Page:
There are over 3,600 Hamden households with incomes at less than the federal poverty level. There are also over 8,350 households with annual incomes over $100,000. These figures, alone, however, tell us little about where in Hamden changes to income and poverty are occurring or, for that matter, the magnitude of those changes.
Analysis of Census data for the years 2010 – 2018 for each of Hamden’s 12 Census tracts reveals that residents of some parts of town experience life differently than residents of other parts. In short, it appears there are geographic areas within Hamden that have been systemically relegated to perpetual poverty.
While the town’s high income population has grown larger, several of its neighborhoods have stagnated. The portion of persons in the population having annual incomes below $25,000 has, town-wide, decreased two tenths of a percentage point since 2010 (including a nearly two point upward spike in 2014). The neighborhoods of poverty remain, however, inexorable.
Of the tracts where the largest percentage of households in poverty resided in 2010, four of the five largest concentrations remained in the top five in 2018. Of those where most households earning over $100,000 lived in 2010, all five of them remained in the top five in 2018. This suggests that access to income is significantly location-specific. Where you live can affect your ability to earn money.
In Hamden, as elsewhere, poverty grinds persistent, while residents of properous neighborhoods thrive increasingly better. The phenomenon might be easily dismissed as intuitive, so let’s look at the data. Among the five tracts that include the highest concentrations of poverty, from 2010 through 2018, the average concentration in 2010 was 22.7% of the population. In 2018, this portion was 21.2%, or a reduction of merely 1.5 percentage points. Among the five tracts with the highest concentrations of large incomes, the average in 2010 was 46% and by 2018 the top five averaged 51.6% of their repsective populations. This march upward of nearly 6 percentage points represents almost 4 times the income mobility of those neighborhoods whose households live below poverty level.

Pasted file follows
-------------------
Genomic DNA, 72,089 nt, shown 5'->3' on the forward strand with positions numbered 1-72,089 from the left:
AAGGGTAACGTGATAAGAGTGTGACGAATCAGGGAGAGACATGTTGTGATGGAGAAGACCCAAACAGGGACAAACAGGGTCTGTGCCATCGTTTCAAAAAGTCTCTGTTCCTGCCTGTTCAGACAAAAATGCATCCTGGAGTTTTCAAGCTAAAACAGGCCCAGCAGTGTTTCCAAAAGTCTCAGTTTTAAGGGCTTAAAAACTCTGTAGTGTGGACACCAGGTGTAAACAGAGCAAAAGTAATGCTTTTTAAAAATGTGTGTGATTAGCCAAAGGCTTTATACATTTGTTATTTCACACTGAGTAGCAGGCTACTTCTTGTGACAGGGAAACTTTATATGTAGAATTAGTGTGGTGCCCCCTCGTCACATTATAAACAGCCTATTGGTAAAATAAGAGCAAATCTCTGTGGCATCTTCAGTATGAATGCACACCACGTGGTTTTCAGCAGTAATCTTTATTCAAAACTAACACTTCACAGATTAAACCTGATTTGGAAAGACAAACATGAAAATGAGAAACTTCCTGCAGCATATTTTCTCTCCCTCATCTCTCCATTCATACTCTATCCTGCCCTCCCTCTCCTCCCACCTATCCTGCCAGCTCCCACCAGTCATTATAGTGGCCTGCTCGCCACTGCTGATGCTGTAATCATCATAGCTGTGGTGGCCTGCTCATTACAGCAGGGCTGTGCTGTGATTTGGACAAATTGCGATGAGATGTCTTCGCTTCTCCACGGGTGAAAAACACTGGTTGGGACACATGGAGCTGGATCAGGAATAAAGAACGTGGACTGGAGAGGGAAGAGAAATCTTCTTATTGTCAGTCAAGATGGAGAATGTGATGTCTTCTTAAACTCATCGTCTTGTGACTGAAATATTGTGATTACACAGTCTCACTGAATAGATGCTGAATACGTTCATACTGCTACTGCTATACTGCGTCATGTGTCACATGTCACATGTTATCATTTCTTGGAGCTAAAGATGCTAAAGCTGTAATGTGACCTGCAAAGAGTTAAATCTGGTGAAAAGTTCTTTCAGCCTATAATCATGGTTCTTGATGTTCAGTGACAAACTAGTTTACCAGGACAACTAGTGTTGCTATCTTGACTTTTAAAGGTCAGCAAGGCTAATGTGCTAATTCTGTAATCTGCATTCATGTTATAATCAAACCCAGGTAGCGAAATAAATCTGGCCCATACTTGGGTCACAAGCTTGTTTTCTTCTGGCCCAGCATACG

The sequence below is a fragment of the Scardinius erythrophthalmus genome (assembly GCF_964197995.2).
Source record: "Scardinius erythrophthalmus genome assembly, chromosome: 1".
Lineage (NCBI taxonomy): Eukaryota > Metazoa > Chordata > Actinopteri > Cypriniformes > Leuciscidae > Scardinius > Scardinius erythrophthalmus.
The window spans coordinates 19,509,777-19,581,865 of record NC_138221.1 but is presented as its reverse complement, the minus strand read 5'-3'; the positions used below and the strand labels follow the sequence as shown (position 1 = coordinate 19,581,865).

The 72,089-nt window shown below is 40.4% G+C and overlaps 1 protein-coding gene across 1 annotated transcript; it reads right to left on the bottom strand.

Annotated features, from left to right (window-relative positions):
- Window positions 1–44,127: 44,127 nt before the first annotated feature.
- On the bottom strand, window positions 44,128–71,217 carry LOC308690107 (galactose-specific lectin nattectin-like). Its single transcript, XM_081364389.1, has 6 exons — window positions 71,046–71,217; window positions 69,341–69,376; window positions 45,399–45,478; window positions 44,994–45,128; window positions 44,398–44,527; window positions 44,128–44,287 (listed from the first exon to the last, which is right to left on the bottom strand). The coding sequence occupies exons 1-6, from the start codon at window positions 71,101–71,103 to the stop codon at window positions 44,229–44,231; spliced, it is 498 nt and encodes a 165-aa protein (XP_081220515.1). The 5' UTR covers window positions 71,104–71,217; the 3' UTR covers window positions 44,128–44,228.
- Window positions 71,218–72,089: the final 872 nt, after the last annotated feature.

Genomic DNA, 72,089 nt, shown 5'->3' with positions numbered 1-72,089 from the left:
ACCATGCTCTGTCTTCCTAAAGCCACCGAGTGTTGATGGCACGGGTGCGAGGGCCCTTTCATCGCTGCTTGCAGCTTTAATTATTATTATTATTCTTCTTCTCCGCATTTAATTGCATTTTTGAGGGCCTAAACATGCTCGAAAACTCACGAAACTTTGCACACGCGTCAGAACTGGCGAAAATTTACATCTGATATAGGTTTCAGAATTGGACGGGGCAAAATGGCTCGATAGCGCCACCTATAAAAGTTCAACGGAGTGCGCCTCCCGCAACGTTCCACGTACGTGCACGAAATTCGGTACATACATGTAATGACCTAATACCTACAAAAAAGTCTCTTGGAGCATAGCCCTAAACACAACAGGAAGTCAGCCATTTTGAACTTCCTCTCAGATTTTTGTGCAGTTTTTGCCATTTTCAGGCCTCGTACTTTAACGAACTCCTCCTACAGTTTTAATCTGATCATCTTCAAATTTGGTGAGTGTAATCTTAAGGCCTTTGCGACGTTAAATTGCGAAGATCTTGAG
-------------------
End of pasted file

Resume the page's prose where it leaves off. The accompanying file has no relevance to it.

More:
The data, when charted, map out clearly where the neighborhoods of persistent wealth and persistent proverty are. Figure 1 illustrates, among other things, that Census tracts 1654 and 1655 (see Figure 3 for a map of all the tracts) have been the persistent home for the largest and most enduring concentration of poverty for many years. Figure 2 shows that higher income populations are more broadly distrbuted within Hamden, with tracts 1659 and 1652 holding stable concentrations of wealth and tracts 1658.02 and 1653 advancing on similar proportions.
It needs little explanation of how relentless poverty creates a vicious cycle of economic loss, health compromises, food insecurity, and a host of other challenges which call for community action. The neighborhoods caught in this cycle are not anecdotes, but are demonstrably experiencing circumstances that keep them without access to the tools of economic development and opportunty made available to other parts of the town. Hamden isn’t the only Connecticut town whose numbers tell this story. This can, though, be our opportunity to lead the way toward a solution.
Dan Smolnik is a tax attorney and a member of the Hamden Economic Development Commission. The views expressed herein are exclusively his own.
I am curious if this income inequality issue in Hamden, is heavily influenced by those individuals working at Yale. If so, could this huge disparity in income, also be influenced by the large salaries being awarded by a so called nonprofit. In addition to the absence of wealth sharing via property taxes by Yale, having a tax exempt status could exacerbate the problem even more.
Cause or effect? It seems to me that Mr. Smolnik has it backwards. Rather than “where you live can affect your ability to earn money”, it seems more likely to me that “your ability to earn money can affect where you have the ability to live.”
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